“Pero well, yun daw ung protocol sa kanila and they’re just following the rules… Ok, no personal grudge to Ate Nurse, then we decided to leave nalang.”

They got to another hospital, and to their surprise, nobody was there. No doctors were around, and if there was one, the patients were not guaranteed any tests.

“Walang mga tao sa lobby… Kasi wala din palang doctors! Nakakaloka! 😅 Kahit family doctor wala and kung sakali mang meron depende pa din sa doctor kung tatanggapin ka nya.”

That hospital did not have enough resources to treat patients who might possibly be suffering from the virus.

“Tas pag may signs and symptoms ka din ng Covid-19, di ka din iaacommodate kasi wala silang facilities for it… So ano na po tlga? Antay antay nalang lumala at mategi?”

Cris thinks that things are only going to get worse since a lot of money is needed for treatments, and only a few can afford them.

“Dadami lang tlga ng dadami yung cases kahit maglockdown pa, kasi di alam ng tao kung dapat na silang ma’isolate ee kasi walang pambayad sa pangtest… Ano na po PILIPINAS?”

Cris gave an update when he found out that the only reason the situation was turning out badly is because the testing kits are very much limited.

“Okay, we have learned and understand na limited lang yung test kits na meron sa Pilipinas to test Covid-19, and severe cases lang yung kayang iaccomodate, no problem to that anymore.”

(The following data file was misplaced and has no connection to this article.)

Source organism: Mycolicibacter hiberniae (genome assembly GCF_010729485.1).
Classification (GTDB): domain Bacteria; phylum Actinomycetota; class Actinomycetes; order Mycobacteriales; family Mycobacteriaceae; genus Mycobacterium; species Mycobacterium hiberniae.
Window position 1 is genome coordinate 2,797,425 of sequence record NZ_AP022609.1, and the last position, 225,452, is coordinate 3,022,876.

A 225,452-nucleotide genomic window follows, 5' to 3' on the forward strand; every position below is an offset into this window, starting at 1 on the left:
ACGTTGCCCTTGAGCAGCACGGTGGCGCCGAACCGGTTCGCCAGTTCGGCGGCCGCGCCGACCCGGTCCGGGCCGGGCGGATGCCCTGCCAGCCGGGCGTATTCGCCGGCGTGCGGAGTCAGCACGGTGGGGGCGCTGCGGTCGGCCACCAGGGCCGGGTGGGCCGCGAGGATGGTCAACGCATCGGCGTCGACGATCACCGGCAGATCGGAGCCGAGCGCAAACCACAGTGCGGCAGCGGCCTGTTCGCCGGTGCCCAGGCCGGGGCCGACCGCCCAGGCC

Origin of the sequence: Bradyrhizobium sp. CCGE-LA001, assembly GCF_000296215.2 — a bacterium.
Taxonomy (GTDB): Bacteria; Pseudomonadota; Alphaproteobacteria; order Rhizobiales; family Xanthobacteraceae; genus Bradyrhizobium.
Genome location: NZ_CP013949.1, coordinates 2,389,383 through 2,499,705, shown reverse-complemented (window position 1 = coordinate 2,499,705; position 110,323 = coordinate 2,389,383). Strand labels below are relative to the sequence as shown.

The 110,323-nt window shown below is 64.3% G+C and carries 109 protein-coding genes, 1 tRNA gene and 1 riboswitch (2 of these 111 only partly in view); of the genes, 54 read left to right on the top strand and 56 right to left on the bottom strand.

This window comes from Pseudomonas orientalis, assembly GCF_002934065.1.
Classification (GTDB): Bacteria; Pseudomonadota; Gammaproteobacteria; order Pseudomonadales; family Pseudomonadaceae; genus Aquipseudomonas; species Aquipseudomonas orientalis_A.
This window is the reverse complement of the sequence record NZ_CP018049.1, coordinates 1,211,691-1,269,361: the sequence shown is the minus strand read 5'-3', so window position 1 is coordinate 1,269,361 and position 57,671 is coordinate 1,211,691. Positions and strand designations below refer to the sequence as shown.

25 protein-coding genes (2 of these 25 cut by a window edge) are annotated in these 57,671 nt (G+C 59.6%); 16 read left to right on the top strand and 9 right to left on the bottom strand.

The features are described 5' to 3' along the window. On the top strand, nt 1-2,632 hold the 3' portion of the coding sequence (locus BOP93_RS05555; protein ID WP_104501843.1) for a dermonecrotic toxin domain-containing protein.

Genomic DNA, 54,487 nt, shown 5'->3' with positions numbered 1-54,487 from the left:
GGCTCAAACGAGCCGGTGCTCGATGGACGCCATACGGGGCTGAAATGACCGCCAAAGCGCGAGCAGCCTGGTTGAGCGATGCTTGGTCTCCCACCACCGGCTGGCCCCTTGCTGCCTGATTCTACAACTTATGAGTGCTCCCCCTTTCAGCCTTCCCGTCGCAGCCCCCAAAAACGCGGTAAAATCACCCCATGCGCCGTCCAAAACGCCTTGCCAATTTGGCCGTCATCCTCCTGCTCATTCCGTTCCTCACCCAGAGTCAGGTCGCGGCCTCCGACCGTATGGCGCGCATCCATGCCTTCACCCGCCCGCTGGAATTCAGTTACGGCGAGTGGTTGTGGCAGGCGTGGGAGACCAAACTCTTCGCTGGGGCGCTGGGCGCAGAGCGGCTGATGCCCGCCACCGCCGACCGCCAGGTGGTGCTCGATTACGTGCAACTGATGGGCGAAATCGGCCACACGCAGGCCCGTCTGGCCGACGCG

Cris hopes that more people will be considered for consultations to make things a little easier for everyone.

“Pero sana man lang kahit normal/regular check-up tanggapin ng hospitals/clinics para ma’diagnose padin and mainuman ng gamot if needed kung typical viral infection lang nmn pala. Iba padin ung feeling na may idea ung tao kesa 100% clueless db?”

In other news, the first day of the Metro Manila Community Quarantine had very interesting outcomes. Motorists from Balintawak, Quezon City that were headed to North Luzon Expressway (NLEX) were stopped by the PNP for temperature checks. Some were asked what was the purpose of their travels.

What was more interesting was the buses that had many passengers weren’t stopped when they passed checkpoints, but taxis, trucks carrying food, motorcycle riders, and small private vehicles were. Identification cards weren’t needed during checkups, as well as documents of employment. There were no checkpoints for those going in and out of  NLEX and Marilao, Bulacan.

The checkpoint located at MacArthur Highway, Valenzuela City was more serious as the police required IDs from drivers.